March 30, 2011

“How to Succeed in Business Without Really Trying” Tries Really Hard But isn’t As Successful as It Should Be

My husband K is crazy about Frank Loesser.  The movie version of the composer’s Pulitzer Prize–winning final work, How to Succeed in Business Without Really Trying, sat in our Tivo queue for years so that K could watch a few scenes whenever he wanted a quick pick-me-up.

But K passed on the chance to see the new revival of the show that opened at the Al Hirschfeld Theatre on Sunday night.  He simply couldn’t—wouldn’t—imagine anyone besides Robert Morse in the role of the musical’s sly get-ahead guy J. Pierrepont Finch, who finagles his way from humble window washer to the chairman of the board.

And, judging from the reviews that have come out over the past couple of days, that’s the way a lot of people feel.

I get it. There are some performances so iconic, so indelible that it seems almost like sacrilege for anyone else to even attempt the role. (Click here to read Morse and Donna McKechnie’s reminiscences about the 1961 production). But time does pass.  At least some memories fade.  A new generation of theatergoers comes along looking for its own icons. 

Which is why I think people should give Daniel Radcliffe a break.  And, with the notable exception of Ben Brantley in the New York Times, most critics have tried to do that. Now, I’m crawling up on that bandwagon too. 

It’s hard to say mean things about Radcliffe. As has to be obvious to everyone who has been even partially sentient during the past decade, Radcliffe knows how to be successful. Over the past 10 years, he has:

•played the eponymous boy wizard in the Harry Potter series, which will finally end this summer

•managed to go through puberty and into young adulthood without a whiff of scandal

•given scores of interviews in which he routinely comes off as smart, witty and immensely likeable (click here to read an interview he did for Out Magazine)

•earned good notices for his Broadway debut as the troubled stable boy in Equus (click here to see my review)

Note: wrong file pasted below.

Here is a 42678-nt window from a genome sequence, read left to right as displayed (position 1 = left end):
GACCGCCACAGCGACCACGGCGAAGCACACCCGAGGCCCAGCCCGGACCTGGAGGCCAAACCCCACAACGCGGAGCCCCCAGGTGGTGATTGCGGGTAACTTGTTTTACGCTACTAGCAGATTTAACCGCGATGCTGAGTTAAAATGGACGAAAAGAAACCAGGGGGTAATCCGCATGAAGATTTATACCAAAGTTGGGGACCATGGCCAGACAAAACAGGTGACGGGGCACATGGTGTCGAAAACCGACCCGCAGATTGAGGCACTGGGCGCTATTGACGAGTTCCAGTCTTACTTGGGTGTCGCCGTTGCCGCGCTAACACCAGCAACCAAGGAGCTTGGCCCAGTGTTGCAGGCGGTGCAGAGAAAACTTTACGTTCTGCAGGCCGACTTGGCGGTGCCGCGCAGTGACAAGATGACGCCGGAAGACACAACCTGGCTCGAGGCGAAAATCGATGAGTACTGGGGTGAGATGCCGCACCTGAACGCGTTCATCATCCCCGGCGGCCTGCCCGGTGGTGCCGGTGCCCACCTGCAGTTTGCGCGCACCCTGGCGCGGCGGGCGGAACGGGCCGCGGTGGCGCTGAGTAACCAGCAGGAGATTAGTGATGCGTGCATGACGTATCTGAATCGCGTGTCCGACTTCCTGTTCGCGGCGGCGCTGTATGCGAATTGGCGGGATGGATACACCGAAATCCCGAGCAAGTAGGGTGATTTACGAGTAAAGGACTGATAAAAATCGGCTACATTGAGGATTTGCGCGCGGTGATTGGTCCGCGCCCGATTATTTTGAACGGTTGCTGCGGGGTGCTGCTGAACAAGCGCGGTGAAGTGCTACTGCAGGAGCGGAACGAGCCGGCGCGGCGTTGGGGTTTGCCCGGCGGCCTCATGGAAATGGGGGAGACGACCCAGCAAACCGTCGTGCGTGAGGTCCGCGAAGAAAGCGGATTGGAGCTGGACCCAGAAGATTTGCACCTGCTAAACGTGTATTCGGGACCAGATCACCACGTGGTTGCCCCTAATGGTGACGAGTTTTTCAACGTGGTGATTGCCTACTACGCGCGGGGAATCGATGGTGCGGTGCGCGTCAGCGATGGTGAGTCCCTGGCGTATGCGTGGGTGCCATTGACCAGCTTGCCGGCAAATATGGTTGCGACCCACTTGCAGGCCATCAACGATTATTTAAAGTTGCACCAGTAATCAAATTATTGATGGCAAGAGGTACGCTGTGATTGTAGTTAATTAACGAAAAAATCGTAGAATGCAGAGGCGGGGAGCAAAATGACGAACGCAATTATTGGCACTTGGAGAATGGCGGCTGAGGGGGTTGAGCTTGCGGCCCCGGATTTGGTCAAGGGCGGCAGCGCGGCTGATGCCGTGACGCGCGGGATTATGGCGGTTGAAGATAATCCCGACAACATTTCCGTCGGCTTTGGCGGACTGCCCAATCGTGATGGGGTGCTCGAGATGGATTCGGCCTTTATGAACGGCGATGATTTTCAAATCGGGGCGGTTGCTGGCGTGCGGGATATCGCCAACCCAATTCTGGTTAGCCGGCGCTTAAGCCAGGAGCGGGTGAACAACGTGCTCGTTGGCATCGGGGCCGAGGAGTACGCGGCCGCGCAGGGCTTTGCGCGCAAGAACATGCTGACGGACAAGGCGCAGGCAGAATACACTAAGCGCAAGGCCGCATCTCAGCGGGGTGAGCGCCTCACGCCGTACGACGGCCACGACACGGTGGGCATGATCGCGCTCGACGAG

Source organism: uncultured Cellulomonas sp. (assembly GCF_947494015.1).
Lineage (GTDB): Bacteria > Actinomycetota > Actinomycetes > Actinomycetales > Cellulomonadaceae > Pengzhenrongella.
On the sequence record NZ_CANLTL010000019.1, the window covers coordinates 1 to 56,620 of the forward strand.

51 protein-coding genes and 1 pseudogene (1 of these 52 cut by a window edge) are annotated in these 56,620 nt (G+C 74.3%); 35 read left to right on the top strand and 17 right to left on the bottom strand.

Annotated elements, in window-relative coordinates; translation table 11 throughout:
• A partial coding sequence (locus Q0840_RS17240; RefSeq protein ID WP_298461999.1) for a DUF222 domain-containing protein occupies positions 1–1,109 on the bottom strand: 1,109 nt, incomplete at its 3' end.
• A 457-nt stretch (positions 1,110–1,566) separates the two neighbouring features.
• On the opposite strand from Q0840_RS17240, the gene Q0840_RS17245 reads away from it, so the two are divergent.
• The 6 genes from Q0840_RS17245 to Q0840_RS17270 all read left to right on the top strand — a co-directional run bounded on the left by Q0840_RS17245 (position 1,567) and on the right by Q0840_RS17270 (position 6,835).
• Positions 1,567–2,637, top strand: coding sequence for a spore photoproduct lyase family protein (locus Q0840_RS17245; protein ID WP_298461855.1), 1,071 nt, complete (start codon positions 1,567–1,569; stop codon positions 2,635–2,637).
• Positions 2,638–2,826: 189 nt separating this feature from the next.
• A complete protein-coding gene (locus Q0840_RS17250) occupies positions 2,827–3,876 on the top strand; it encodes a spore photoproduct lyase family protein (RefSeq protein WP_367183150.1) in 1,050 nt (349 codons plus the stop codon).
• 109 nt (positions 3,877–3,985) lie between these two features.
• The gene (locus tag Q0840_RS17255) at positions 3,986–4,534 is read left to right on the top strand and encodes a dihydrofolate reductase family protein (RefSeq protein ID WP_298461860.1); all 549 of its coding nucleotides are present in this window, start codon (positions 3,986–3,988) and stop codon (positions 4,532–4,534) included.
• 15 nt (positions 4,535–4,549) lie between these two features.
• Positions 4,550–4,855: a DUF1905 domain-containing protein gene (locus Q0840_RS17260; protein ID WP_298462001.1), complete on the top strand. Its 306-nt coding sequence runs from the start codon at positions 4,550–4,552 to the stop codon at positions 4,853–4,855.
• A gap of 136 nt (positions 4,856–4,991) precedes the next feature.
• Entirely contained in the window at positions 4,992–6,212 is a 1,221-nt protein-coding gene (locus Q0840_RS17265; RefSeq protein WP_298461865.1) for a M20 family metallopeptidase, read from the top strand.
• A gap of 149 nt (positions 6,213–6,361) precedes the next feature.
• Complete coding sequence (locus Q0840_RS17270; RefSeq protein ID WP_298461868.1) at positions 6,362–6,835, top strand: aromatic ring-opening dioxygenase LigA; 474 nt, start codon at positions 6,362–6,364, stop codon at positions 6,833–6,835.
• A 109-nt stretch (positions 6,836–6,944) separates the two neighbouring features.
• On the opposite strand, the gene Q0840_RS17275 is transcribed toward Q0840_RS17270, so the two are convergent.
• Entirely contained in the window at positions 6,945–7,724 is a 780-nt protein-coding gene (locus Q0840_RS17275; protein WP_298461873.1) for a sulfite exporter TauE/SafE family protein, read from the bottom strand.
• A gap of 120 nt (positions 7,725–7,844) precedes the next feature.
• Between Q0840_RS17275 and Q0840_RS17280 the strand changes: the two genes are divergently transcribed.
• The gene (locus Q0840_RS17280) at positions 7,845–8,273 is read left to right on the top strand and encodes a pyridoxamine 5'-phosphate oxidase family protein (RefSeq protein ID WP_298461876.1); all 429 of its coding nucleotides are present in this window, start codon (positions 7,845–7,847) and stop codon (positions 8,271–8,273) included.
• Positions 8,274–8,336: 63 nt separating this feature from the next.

•won one of this year’s GLADD Awards for the public service announcement he did reassuring gay, lesbian, bisexual and transgender kids that it’s perfectly fine to be who they are (click here to see the video)

Clearly, the lad (he’s only 21) could just rest on his laurels, good will and the piles of money he made from the Harry Potter movies. Instead, he’s jumped feet first into the role of Finch. I say “feet first” because Radcliffe has gone on record as saying how hard it’s been for him to learn to dance. But he more than holds his own with the dance pros onstage.

Director and choreographer Rob Ashford hasn’t made it easy on him either.  The dances are intense workouts particularly the rousing 11 o’clock gospel-like number, “Brotherhood of Man.”  But they reminded me of the ones in last season's revival of Promises, Promises, which Ashford also directed, and of the ones in the ill-fated 9 to 5, which he didn’t.  How great it would be to see some fresh notions about how dancers portraying mid-century businessmen and their secretaries might move. 

Despite the high-aerobic dance numbers (Radcliffe is, at times, lifted, flipped and hurled through the air) the performance my niece Jennifer and I saw lacked energy—it ambled along when it should have been strutting. 

The cast also struck me as uneven. As fond as I am of Radcliffe and as much as I admire how hard he's clearly working, his Finch seems too amiable, going along to get along instead of going along only until he can figure out a way to come out on top. And while Radcliffe's singing is pleasant it lacks oomph.

Similarly, both TV funnyman John Larroquette as the head of the company and newcomer Rose Hemingway as the secretary whose ambition is to marry Finch seemed blander than they should have been. In fact, the one person who really popped was Christopher J. Hanke, who plays Finch's foil. Hanke is the only real stage vet among the four main characters and clearly feels the most comfortable there.

But the audience seemed happy with them all.  Particularly the ticket holders under 30.  For them, Robert Morse is just the old guy on TV’s “Mad Men.”  Like my niece (a diehard Harry Potter fan) they had come to see Radcliffe and they cheered him every chance they got. And, in the end, it's their continued support that's going to determine how truly successful this revival will be.

No comments: